The prayers of the saints, then, are intricately bound up with the loosing of the seven seals, even setting in motion the loosing of those seven seals. The prayers of the saints set in motion the history of redemption. There is power in prayer!

Not convinced? Then consider Revelation 8:1-6. Again, you have the prayers of the saints pictured in terms of incense. This time they are intricately bound up with the sounding of the seven trumpets, once again setting in motion the sounding of those seven trumpets. What are those trumpet blasts, but the warnings of God to an unrepentant and unbelieving world? The prayers of God’s people are bound up with the sounding of the seven trumpets, sending forth God’s warnings to the world. There is power in prayer!

Still not convinced? Then consider Revelation 15-16, where the seven golden bowls full of the wrath of God are poured out upon the earth. Those same golden bowls, symbolizing the prayers of God’s people in Revelation 5:8, are now equated with the wrath of God upon the wicked in Revelation 15 and 16. Are you getting the point? The prayers of the saints are intricately bound up with the seven bowls of God’s wrath, even setting in motion the pouring out of that wrath! There is power in prayer!

Three times the book of Revelation connects the prayers of God’s people with the history of redemption! Three times the book of Revelation connects the prayers of God’s people with the pouring out of His wrath and judgment! Three times the book of Revelation connects the prayers of God’s people with the redemption of His people! The prayers of the saints are connected with the loosing of the seven seals in chapters 4-7! The prayers of the saints are connected with the sounding of the seven trumpets in chapters 8-11! The prayers of the saints are connected with the pouring out of the seven bowls of wrath in chapters 15-16! Indeed, there is power in prayer!

God has chosen the prayers of His people as the means by which seals are opened, trumpets are sounded, and bowls are poured out. You pray, and seals are being opened. You pray, and trumpets are being sounded. You pray, and bowls are being poured out. You pray, and God’s kingdom advances! His kingdom comes not by sword, not by political rule, not by cultural transformation, but by prayer!
To be sure, we are not permitted to pray for God’s wrath to fall upon our enemies. We pray for their salvation. Remember Christ’s prayer on the cross, “Father, forgive them!” Remember the prayer of the first martyr, “Father, forgive them.” We pray for our enemies. But we pray for them, knowing full well that God uses such prayer either to bring about their salvation, or to set in motion His wrath upon them. Prayer advances the kingdom, even to the day of consummation.

In that connection, I want you to notice one last thing. Notice who holds the golden bowls of incense. Notice who holds the prayers of the saints. The twenty-four elders.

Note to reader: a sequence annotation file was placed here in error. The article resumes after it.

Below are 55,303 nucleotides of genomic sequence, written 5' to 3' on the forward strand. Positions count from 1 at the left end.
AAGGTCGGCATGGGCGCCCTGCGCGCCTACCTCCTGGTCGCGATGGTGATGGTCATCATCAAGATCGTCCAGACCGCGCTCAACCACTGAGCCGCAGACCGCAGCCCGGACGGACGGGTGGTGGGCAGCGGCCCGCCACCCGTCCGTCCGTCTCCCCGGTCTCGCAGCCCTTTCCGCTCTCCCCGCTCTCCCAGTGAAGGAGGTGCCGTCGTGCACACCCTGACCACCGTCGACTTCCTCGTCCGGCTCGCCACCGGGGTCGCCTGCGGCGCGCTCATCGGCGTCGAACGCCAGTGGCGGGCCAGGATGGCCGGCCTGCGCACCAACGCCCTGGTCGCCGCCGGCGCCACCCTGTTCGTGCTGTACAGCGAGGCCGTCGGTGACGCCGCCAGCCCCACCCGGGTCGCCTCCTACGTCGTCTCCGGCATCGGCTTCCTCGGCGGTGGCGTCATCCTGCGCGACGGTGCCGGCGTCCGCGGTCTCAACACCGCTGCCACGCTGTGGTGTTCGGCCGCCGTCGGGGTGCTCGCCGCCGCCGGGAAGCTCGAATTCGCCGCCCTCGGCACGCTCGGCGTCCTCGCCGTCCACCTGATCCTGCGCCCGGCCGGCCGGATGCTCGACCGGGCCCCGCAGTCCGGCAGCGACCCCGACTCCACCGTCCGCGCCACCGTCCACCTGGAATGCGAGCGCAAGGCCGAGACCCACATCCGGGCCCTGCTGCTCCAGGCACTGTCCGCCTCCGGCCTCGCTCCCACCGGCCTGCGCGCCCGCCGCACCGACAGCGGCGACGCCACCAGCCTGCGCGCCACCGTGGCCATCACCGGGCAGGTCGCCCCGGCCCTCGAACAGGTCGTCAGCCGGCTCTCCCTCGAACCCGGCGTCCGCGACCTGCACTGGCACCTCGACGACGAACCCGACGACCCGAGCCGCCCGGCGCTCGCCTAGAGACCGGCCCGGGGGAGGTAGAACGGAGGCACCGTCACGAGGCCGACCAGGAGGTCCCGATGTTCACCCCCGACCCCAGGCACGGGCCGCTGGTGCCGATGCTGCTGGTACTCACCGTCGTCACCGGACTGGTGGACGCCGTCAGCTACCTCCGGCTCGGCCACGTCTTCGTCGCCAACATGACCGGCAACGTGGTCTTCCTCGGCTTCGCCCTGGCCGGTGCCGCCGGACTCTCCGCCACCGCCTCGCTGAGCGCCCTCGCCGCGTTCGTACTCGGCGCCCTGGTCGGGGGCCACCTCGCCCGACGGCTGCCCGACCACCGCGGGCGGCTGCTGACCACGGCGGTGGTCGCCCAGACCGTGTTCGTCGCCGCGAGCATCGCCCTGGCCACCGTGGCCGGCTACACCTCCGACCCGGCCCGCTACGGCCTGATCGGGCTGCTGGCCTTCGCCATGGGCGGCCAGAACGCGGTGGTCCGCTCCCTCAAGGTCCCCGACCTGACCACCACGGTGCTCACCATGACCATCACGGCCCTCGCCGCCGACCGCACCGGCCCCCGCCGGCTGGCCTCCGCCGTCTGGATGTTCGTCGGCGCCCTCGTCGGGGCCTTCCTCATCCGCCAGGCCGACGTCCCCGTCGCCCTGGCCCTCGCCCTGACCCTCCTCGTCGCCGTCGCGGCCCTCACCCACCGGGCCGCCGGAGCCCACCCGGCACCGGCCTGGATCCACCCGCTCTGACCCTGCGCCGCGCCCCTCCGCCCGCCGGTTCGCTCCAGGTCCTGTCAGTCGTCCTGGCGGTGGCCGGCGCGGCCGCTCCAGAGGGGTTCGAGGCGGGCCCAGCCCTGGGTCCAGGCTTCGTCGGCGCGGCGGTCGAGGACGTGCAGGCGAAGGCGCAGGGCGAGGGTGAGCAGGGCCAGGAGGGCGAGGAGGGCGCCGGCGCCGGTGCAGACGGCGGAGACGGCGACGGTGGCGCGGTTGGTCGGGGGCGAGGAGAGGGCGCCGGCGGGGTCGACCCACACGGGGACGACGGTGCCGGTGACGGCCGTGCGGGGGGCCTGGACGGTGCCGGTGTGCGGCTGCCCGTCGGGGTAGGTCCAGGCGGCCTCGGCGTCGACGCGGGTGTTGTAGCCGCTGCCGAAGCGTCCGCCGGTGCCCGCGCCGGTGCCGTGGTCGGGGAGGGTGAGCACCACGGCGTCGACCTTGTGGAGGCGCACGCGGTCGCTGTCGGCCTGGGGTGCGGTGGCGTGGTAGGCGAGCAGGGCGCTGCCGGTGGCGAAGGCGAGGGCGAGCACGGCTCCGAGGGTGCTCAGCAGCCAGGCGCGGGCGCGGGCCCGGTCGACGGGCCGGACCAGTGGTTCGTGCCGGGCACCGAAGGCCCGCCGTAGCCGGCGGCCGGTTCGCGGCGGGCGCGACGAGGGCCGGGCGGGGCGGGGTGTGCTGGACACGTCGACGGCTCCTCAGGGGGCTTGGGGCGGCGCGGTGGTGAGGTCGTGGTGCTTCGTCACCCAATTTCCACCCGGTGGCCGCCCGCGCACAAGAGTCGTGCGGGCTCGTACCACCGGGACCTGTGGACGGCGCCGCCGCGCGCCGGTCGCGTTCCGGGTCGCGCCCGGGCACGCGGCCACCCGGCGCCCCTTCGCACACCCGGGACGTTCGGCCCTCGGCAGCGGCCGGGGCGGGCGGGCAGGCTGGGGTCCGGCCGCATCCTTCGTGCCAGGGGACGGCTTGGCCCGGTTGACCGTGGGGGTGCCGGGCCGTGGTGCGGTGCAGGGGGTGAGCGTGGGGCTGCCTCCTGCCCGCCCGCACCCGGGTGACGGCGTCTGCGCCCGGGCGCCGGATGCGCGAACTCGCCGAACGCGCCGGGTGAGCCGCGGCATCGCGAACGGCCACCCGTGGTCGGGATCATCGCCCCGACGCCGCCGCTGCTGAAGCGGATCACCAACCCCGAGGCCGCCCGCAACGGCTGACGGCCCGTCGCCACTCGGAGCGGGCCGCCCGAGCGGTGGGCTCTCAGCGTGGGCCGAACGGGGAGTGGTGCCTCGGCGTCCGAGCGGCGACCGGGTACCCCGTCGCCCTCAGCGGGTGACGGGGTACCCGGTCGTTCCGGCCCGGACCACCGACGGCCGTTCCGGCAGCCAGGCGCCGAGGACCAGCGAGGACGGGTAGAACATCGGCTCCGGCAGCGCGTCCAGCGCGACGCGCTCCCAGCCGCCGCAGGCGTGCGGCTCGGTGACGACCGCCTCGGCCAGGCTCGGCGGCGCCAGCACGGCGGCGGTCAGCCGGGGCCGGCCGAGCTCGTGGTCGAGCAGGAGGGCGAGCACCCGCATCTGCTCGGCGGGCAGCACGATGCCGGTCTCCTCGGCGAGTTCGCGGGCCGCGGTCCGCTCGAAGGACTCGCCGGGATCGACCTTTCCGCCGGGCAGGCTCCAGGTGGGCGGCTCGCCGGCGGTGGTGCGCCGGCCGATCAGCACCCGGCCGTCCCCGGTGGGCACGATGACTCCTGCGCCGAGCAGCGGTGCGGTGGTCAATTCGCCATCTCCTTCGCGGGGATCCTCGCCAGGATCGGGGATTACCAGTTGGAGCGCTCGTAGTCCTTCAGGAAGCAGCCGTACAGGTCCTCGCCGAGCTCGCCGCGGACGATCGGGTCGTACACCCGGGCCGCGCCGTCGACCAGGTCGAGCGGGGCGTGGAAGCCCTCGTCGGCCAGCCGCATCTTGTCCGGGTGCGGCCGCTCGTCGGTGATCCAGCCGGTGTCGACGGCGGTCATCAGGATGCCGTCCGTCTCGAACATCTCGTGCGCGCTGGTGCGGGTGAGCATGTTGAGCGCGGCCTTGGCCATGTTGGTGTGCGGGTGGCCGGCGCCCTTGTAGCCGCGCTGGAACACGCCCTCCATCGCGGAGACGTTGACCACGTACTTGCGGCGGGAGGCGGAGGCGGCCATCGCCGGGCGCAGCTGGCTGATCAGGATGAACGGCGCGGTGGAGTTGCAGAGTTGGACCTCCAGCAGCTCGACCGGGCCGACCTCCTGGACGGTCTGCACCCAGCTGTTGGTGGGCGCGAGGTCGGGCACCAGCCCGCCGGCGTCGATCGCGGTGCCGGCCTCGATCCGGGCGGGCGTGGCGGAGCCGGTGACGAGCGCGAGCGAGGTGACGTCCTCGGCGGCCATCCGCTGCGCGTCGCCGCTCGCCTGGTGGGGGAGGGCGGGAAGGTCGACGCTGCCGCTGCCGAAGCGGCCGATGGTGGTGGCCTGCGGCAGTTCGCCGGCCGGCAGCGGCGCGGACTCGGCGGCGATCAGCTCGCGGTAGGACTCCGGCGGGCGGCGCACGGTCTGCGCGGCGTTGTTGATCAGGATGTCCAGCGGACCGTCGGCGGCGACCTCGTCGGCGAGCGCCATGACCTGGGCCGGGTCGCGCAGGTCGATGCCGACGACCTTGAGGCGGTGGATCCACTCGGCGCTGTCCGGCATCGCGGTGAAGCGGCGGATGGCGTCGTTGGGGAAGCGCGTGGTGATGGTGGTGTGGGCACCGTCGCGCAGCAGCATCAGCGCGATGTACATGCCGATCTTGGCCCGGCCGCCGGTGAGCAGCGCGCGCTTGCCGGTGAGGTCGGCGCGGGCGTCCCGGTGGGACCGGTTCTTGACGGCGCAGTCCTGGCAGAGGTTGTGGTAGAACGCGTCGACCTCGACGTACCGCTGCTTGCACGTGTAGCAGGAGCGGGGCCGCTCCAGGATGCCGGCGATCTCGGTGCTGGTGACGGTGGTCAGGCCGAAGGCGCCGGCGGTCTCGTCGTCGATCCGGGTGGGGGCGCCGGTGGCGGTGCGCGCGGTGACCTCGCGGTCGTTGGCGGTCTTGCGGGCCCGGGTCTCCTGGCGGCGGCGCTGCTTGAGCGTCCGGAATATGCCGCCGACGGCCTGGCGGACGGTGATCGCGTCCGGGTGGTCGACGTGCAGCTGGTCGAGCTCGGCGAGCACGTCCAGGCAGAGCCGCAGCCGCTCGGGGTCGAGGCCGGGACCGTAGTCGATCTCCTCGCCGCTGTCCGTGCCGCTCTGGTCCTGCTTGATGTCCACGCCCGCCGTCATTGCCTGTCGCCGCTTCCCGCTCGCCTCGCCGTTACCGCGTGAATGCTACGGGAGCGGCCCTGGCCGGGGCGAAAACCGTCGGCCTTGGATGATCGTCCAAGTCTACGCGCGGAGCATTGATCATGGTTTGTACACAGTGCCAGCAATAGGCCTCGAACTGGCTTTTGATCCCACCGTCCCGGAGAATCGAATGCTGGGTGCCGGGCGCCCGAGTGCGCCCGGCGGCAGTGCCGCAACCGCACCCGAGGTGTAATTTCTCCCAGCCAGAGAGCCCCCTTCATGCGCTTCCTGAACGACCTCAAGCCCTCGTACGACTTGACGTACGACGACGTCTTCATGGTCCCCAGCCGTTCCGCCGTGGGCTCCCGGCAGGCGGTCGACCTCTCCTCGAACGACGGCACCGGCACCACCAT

The elders of the church must be in prayer for the congregation. The undershepherds of the church must be in prayer for the flock. James reminds us, “Is anyone among you sick? Let him call for the elders of the church, and let them pray over him” (James 5:14). It is not only the minister that must be visiting and praying, but the elders as well! Elders, you must be praying for the flock. You must be visiting them, and you must be praying for them. As one preacher has put it: prayerless elders are an abomination, and a scandal to the office of elder!

But even as the elders of the church must be in prayer for the congregation, so the congregation must be in prayer for the elders. Why? Because the elders carry a great weight; they have been entrusted with the keys of the kingdom, and whatever they bind on earth is bound in heaven, and whatever they loose on earth is loosed in heaven. It is an awesome task entrusted to the elders. They need the prayers of the saints. Even as a prayerless elder is an abomination and a scandal to the office, so the prayerless saint is an abomination and a scandal to the name Christian.

It is by prayer, both the prayers of the elders, and the prayers of the saints, that the kingdom of God advances. Those prayers set in motion the loosing of the seven seals. Those prayers set in motion the sounding of the seven trumpets. Those prayers set in motion the pouring out of the seven bowls. Those seals are being opened from the time of Christ’s first coming to the time of His return. Those trumpets are being sounded from the time of Christ’s first coming to the time of His return. Those bowls are being poured out from the time of Christ’s first coming to the time of His return.

God works in and through the prayers of the saints. God’s people are a praying people. Are you among them?!

Rev. Brian Vos is the pastor of the Trinity United Reformed Church in Caledonia, Michigan. He also is the President of the Board of Reformed Fellowship.